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Europe 2020

Based on a proposal by the European Commission of March 2010 for a New European Strategy for growth and jobs, the European Council of 17 June 2010 adopted the 'Europe 2020 Strategy' as a follow-up to the Lisbon Strategy.

Europe 2020 uses a partnership approach extending to all EU institutions, to national parliaments and national, local and regional authorities, to social partners and to stakeholders, NGOs and civil society so that everyone is involved in delivering on the vision. As a strategy for smart, sustainable and inclusive growth, Europe 2020 defines five measurable headline targets to be implemented by 2020 and transposed into national targets:

  1. The employment rate of the population aged 20-64 should increase to at least 75 per cent
  2. Investing 3 per cent of GDP in research & development
  3. 20-20-20 climate protection and energy targets: reduce greenhouse gas emissions by 20 per cent compared to 1990; increase the share of renewable energy sources in energy consumption to 20 per cent; and a 20 per cent increase in energy efficiency (final energy consumption in 2020 should be 1,086 Megatons of oil equivalent – Mtoe)
  4. Reducing the drop-out rate to 10 per cent, whilst increasing the share of the population aged 30-34 having completed tertiary or equivalent education to at least 40 per cent
  5. The number of Europeans living below the national poverty lines should be reduced by 20 million

In order to achieve these EU-wide targets, the Member States have introduced national targets taking into account national circumstances and differing starting points. The Austrian Council of Ministers adopted the national targets 2020 on 5 October 2010:

  1. Employment rate 77-78 per cent
  2. 3.76 per cent of GDP to be spent on research & development
  3. 16-34-25.1: reduction of greenhouse gas emissions by 16 per cent; share of renewable energy sources increased to 34 per cent; and final energy consumption in 2020 25.1 Mtoe
  4. Reducing the drop-out rate to 9.5 per cent, whilst increasing the share of the population aged 30-34 having completed tertiary education to at least 38 per cent
  5. Austria's contribution to the EU poverty reduction target is to reduce the number of people at risk of poverty by 235,000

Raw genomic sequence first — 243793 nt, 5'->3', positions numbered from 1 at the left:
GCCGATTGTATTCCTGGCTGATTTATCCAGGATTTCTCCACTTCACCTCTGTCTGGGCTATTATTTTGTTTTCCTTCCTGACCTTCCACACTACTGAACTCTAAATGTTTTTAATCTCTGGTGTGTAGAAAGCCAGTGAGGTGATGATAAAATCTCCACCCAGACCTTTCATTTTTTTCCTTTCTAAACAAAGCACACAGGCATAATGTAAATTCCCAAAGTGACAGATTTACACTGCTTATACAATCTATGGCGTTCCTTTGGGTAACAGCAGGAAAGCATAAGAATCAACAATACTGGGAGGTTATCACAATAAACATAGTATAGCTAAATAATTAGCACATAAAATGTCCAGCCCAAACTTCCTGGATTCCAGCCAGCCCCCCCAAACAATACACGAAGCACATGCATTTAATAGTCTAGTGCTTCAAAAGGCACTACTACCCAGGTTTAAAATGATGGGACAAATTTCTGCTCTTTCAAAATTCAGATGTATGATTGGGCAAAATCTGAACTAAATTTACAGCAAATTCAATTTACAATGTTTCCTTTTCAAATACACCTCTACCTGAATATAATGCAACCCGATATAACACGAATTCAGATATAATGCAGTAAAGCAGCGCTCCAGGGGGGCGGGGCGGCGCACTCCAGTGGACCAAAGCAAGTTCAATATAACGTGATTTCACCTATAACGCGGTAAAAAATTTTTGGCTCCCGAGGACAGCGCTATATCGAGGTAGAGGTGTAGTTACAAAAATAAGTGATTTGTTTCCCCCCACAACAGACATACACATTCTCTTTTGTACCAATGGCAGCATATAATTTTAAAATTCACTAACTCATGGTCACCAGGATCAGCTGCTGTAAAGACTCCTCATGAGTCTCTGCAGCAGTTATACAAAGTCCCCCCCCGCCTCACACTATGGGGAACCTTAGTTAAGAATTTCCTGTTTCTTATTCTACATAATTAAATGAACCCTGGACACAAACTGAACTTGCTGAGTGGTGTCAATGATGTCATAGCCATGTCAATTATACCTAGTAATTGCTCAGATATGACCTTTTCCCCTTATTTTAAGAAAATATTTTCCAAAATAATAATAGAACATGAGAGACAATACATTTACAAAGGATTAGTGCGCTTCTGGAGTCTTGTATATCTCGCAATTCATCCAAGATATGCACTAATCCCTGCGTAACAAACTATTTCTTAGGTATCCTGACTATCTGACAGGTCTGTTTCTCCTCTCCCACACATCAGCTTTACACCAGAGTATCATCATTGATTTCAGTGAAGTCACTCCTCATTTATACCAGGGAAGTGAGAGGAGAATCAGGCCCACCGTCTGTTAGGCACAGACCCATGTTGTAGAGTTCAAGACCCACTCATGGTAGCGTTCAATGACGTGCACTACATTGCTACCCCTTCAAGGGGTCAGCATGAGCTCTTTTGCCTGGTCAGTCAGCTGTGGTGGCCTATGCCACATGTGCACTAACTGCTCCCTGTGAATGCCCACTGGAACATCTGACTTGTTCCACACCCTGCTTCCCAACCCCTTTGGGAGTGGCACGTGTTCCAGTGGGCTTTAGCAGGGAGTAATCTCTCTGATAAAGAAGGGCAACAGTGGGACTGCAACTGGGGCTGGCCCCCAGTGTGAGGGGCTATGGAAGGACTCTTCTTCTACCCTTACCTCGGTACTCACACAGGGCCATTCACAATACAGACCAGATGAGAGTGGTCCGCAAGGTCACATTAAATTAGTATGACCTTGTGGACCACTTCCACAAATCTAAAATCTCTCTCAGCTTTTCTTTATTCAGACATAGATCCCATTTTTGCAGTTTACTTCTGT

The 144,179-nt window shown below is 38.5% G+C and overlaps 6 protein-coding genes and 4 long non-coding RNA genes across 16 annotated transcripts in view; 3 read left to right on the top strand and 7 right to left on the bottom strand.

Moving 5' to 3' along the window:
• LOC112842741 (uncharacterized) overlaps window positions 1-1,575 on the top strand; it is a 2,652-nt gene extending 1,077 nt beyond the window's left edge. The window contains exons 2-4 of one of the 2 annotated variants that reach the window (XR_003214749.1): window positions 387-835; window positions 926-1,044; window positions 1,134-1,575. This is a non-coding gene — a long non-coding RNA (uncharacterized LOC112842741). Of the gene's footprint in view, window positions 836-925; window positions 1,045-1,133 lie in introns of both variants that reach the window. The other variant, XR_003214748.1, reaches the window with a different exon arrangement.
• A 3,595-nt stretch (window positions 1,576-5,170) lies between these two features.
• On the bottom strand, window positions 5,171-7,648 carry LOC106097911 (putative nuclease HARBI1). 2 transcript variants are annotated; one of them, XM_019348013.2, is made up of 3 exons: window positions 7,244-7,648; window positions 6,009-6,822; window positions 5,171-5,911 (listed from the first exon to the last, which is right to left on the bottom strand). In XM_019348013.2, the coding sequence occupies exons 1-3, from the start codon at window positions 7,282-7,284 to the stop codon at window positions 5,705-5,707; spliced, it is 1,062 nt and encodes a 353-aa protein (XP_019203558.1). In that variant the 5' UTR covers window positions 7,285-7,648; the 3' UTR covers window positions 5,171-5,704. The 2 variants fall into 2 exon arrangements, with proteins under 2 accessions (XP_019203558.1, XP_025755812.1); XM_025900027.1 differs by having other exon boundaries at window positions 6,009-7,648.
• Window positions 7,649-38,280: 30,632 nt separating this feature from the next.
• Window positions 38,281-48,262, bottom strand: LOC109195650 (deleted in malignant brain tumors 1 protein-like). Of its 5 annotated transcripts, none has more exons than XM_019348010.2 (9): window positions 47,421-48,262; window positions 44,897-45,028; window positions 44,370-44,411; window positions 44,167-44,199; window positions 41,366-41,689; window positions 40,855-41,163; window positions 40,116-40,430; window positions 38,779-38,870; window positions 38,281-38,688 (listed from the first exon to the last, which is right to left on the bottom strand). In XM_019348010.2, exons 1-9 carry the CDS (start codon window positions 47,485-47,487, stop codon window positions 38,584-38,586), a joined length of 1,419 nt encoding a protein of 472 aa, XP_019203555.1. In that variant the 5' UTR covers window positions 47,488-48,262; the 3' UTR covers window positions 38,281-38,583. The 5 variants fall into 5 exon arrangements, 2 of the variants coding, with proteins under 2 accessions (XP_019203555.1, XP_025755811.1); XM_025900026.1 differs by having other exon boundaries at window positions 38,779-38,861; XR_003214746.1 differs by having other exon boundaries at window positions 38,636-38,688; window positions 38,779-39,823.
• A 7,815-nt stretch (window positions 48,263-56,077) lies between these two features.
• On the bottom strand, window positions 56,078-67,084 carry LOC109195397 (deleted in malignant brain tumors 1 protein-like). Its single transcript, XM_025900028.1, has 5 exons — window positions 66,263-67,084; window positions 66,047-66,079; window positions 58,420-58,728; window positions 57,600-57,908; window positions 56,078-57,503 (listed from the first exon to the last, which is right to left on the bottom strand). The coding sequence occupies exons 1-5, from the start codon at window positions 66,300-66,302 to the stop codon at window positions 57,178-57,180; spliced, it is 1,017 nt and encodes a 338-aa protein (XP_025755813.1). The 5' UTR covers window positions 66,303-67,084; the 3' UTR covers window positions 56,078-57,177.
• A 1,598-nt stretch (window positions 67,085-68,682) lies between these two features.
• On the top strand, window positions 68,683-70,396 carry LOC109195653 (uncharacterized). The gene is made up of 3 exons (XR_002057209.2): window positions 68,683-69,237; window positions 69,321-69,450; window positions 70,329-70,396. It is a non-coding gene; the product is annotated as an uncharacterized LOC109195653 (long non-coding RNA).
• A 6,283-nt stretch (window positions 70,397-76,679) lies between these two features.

Periodic reporting on the state of implementation and progress towards the targets is carried out through the so-called 'national reform programme' to be submitted, together with the stability and convergence programmes, by each Member State by the end of April at the latest. Both programmes (legal basis: Integrated Guidelines: Art. 121 and Art. 148 TFEU) are key elements of the European Semester, aimed at coordinating the EU's economic and fiscal policies throughout the year.

Based on (a) the country reports published in February, (b) an in-depth assessment of the Member States' plans to consolidate public finances (stability or convergence programmes) and their policy measures to promote growth and jobs (national reform programmes) and (c) the outcomes of the dialogue with Member States and other major stakeholders, the European Commission proposes country-specific recommendations for each Member State. The European Council endorsed the country-specific recommendations on 17 July 2020 and on 20 July 2020 the Council adopted its 2020 recommendations.

The Council of the European Union recommends that Austria take action in 2020 and 2021 to:

  1. Take all necessary measures, in line with the general escape clause of the Stability and Growth Pact, to effectively address the COVID-19 pandemic, sustain the economy and support the ensuing recovery. When economic conditions allow, pursue fiscal policies aimed at achieving prudent medium-term fiscal positions and ensuring debt sustainability, while enhancing investment. Improve the resilience of the health system by strengthening public health and primary care.

  2. Ensure equal opportunities in education and increased digital learning.

  3. Ensure an effective implementation of liquidity and support measures, in particular for small and medium-sized enterprises, and reduce administrative and regulatory burden. Front-load mature public investment projects and promote private investment to foster the economic recovery. Focus investment on the green and digital transition, in particular on basic and applied research, as well as innovation, sustainable transport, clean and efficient production and use of energy.

  4. Make the tax mix more efficient and more supportive to inclusive and sustainable growth.


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